Article Abstract

Correlative analysis of gene mutation and clinical features in patients with non-small cell lung cancer

Authors: Xiao Kuang, Jian Xiao, Long-Xia Dai, Li-Hai Zhang, Bi-Xiu He

Abstract

Background: Lung cancer is the main reason for death associated with cancer all over the world. In most cases of non-small cell lung cancer (NSCLC), patients only express one type of gene mutation, each gene mutation population has different clinicopathological features, and each is expressed differently in different regions of the population. At present, there are few studies on multiple driver genes and clinicopathological features of the population in Hunan, China.
Methods: From February 2016 to December 2017, the Department of Geriatric Respiratory Medicine of Xiangya Hospital of Central South University diagnosed 113 cases of NSCLC. Genetic testing of next-generation sequencing (NGS) was completed, and it conformed to the inclusion criteria. All cases were pathologically confirmed as NSCLC, with the tumor staging being based on the 8th edition of TNM classification.
Results: In this study, we included a total of 113 NSCLC cases, including 78 males and 35 females. Histological distributions were mainly adenocarcinoma (ADC, 78.76%) and squamous cell carcinoma (SCC, 21.24%). We found 71 cases had gene-mutations. There was one concurrent mutation of ALK and ROS1, one concurrent mutation of epidermal growth factor receptor (EGFR) and BRAF, one concurrent mutation of EGFR and MET, one concurrent mutation of MET and BRAF, and one concurrent mutation of EGFR and KRAS; there were two cases of concurrent mutation of EGFR and ERBB2. The distribution of each of the mutated genes was as follows: EGFR, 62.82%; ALK, 8.97%; ROS1, 5.13%; MET, 5.13%; ERBB2, 5.13%; RET, 0.00%; BRAF, 2.56%; KRAS, 10.26%. Our study found that in patients with EGFR mutation, the mutation rate of males was 32.05%, and the rate in females was 68.57% (P<0.01); the mutation rate in people aged 60 or above was 40.00% while for those aged lower than 60 it was 46.55% (P>0.05); the mutation rate of ADC was 52.81% and in SCC was 8.33% (P<0.01); the mutation rate in smokers was 32.84% and in non-smokers was 58.70% (P<0.05); the mutation rate in patients of IV stage was 47.37% and the rate in patients of non-IV stage was 22.22% (P>0.05). Our study found that among patients with ALK/ROS1/MET/ERBB2/BRAF/KRAS mutations, the mutation rate in men was 7.69%, 2.60%, 3.85%, 2.56%, 0.00%, and 8.97% respectively, and for females it was 2.86%, 5.71%, 2.86%, 5.71%, 5.71%, and 2.86% respectively; the mutation rate in patients aged 60 and older was 3.64%, 5.45%, 3.64%, 1.82%, 1.82%, and 9.09% respectively; the rate in patients aged lower 60 was 8.62%, 1.72%, 3.45%, 5.17%, 1.72%, and 5.17% respectively; the mutation rate of ADC was 6.74%, 3.37%, 3.37%, 4.49%, 2.25%, and 6.74% respectively, while for SCC, it was 4.17%, 4.17%, 4.17%, 0.00%, 0.00%, and 8.33% respectively; the mutation rate in smokers was 8.96%, 1.49%, 4.48%, 1.49%, 0.00%, and 10.45% respectively, while in non-smokers, it was 2.17%, 6.52%, 2.17%, 6.52%, 4.35%, and 2.17% respectively; the mutation rate in patients of IV stage was 7.37%, 4.21%, 2.11%, 4.21%, 2.11%, and 7.37% respectively, and in patients of non-IV stage, it was 0.00%, 0.00%, 11.11%, 0.00%, 0.00%, and 5.56% respectively. In ALK/ROS1/MET/ERBB2/BRAF/KRAS mutations, there was no statistically significant difference in gender, age, tissue type, smoking history, and stage. Our research shows that the distribution of each mutant type of EGFR mutation was as follows: exon 2, 1/74 (1.35%); exon 4, 1/74 (1.35%); exon 6, 1/74 (1.35%); exon 18, 1/74 (1.35%); exon 19, 25/74 (33.78%); exon 20, 12/74 (16.22%); exon 21, 19/74 (25.68%); exon 22, 1/74 (1.35%); and EGFR amplification, 13/74 (17.57%).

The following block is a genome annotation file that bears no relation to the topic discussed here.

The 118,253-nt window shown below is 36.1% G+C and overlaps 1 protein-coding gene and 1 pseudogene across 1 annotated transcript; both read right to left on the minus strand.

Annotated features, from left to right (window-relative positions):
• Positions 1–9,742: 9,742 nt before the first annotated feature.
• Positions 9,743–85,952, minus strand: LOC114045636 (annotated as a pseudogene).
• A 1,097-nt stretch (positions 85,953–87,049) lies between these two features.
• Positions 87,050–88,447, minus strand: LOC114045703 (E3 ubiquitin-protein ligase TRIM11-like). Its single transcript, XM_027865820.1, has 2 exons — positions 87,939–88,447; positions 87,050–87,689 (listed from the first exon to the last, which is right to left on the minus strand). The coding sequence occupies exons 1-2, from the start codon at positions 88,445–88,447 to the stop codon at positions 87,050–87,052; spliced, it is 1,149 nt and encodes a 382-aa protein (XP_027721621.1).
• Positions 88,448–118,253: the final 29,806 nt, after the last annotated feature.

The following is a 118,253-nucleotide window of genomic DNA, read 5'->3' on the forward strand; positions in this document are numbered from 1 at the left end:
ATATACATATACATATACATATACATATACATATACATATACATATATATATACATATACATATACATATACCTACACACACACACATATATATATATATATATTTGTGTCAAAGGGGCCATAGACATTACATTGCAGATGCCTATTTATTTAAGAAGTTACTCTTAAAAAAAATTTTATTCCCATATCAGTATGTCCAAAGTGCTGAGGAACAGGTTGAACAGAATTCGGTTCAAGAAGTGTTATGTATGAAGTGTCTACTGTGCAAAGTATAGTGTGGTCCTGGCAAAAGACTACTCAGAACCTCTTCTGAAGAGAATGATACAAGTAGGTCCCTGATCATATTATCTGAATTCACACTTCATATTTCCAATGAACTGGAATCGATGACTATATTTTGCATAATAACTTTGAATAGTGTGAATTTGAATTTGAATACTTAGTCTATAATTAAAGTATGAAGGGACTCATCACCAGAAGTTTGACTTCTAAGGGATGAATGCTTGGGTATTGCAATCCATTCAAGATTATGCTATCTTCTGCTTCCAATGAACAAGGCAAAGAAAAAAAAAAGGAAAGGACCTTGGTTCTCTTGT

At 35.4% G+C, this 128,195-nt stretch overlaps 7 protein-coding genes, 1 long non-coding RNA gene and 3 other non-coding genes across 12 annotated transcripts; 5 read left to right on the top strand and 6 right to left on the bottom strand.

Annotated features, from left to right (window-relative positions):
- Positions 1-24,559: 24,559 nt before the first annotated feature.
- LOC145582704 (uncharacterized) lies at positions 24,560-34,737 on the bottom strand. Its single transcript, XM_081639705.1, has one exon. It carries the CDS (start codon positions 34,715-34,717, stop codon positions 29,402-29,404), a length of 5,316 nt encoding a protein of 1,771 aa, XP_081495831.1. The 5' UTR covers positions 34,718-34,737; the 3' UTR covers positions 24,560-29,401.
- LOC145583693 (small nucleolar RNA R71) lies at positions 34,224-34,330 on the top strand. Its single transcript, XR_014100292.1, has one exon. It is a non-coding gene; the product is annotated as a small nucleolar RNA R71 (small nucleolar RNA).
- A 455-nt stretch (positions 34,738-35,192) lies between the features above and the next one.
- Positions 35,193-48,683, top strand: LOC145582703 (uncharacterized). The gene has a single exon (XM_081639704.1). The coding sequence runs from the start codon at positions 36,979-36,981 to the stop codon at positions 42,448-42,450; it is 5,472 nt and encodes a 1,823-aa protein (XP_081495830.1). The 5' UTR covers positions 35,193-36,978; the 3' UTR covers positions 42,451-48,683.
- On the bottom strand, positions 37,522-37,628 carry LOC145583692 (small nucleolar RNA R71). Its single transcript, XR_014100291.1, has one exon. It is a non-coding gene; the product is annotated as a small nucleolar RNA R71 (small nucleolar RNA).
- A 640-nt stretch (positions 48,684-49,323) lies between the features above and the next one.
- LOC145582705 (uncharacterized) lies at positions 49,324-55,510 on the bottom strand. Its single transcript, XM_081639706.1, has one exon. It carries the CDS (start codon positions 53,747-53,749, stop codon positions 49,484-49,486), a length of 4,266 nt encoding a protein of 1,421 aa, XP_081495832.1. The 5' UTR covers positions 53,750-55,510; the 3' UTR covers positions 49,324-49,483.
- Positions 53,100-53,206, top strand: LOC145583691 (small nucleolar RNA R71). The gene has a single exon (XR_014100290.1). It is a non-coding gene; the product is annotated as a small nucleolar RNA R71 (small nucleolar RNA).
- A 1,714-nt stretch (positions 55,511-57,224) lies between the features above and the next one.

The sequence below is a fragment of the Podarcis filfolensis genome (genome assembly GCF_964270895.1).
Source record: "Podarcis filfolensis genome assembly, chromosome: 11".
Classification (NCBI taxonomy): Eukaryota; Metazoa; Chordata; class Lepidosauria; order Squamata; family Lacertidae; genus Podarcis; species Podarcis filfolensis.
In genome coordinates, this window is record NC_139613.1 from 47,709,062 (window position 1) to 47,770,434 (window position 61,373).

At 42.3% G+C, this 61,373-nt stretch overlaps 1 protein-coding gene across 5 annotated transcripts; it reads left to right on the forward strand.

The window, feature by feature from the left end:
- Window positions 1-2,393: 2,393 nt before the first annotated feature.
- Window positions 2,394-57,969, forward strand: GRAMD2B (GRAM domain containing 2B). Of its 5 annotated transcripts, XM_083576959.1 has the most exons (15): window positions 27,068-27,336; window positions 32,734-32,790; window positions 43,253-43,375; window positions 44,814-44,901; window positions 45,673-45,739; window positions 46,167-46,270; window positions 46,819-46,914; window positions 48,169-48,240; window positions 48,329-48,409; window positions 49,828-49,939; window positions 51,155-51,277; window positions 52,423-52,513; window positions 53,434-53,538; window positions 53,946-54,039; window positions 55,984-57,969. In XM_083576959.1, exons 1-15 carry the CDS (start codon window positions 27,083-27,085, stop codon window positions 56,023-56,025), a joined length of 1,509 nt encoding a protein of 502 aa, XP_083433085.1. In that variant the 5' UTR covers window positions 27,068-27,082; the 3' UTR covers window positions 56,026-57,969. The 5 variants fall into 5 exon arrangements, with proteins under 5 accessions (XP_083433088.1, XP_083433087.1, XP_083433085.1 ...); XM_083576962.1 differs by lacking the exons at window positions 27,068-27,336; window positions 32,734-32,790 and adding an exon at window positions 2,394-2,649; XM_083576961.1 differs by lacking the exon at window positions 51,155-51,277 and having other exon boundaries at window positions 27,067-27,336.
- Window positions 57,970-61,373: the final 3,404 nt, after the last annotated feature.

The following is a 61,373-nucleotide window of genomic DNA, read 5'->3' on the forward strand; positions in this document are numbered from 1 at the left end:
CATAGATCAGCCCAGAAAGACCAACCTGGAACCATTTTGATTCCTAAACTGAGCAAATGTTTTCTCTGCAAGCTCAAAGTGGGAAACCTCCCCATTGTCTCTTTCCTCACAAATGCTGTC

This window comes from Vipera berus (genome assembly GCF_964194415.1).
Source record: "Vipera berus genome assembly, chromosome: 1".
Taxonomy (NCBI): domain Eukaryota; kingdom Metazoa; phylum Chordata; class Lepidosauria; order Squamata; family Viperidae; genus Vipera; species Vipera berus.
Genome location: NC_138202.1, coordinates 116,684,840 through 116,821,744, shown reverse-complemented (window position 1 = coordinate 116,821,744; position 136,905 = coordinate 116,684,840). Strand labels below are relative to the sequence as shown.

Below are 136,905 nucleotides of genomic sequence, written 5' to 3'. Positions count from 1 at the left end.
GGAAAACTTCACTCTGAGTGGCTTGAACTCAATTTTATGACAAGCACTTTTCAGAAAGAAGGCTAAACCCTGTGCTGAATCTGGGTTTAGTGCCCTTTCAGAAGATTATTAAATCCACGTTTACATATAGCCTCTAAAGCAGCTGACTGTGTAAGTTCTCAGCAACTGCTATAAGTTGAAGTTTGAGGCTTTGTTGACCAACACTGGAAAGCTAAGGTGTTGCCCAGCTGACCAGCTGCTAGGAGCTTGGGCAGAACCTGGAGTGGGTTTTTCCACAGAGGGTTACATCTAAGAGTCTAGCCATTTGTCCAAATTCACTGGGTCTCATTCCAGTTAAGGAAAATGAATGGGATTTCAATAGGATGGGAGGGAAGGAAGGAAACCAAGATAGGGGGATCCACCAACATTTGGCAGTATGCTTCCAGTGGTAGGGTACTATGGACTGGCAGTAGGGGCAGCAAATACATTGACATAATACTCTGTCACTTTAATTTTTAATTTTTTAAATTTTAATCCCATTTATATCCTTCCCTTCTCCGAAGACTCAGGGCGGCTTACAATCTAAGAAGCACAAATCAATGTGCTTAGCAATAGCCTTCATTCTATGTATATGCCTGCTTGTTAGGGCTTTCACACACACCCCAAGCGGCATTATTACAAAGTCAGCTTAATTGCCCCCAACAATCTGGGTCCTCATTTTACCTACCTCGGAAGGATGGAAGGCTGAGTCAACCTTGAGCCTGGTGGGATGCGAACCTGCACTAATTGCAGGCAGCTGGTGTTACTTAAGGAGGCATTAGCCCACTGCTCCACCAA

Conclusions: (I) EGFR mutation was more common in non-smoking female patients with ADC and had no significant correlation with age and stage. (II) EGFR mutations were mainly concentrated in exon 19, 20, 21, and EGFR amplification. There was no significant statistical difference between mutations in exons 19, 20, 21, EGFR gene amplification and clinical features. (III) There was no statistically significant difference in the ALK/ROS1/MET/ERBB2/BRAF/KRAS mutations with gender, age, tissue type, smoking history, and tumor stage.

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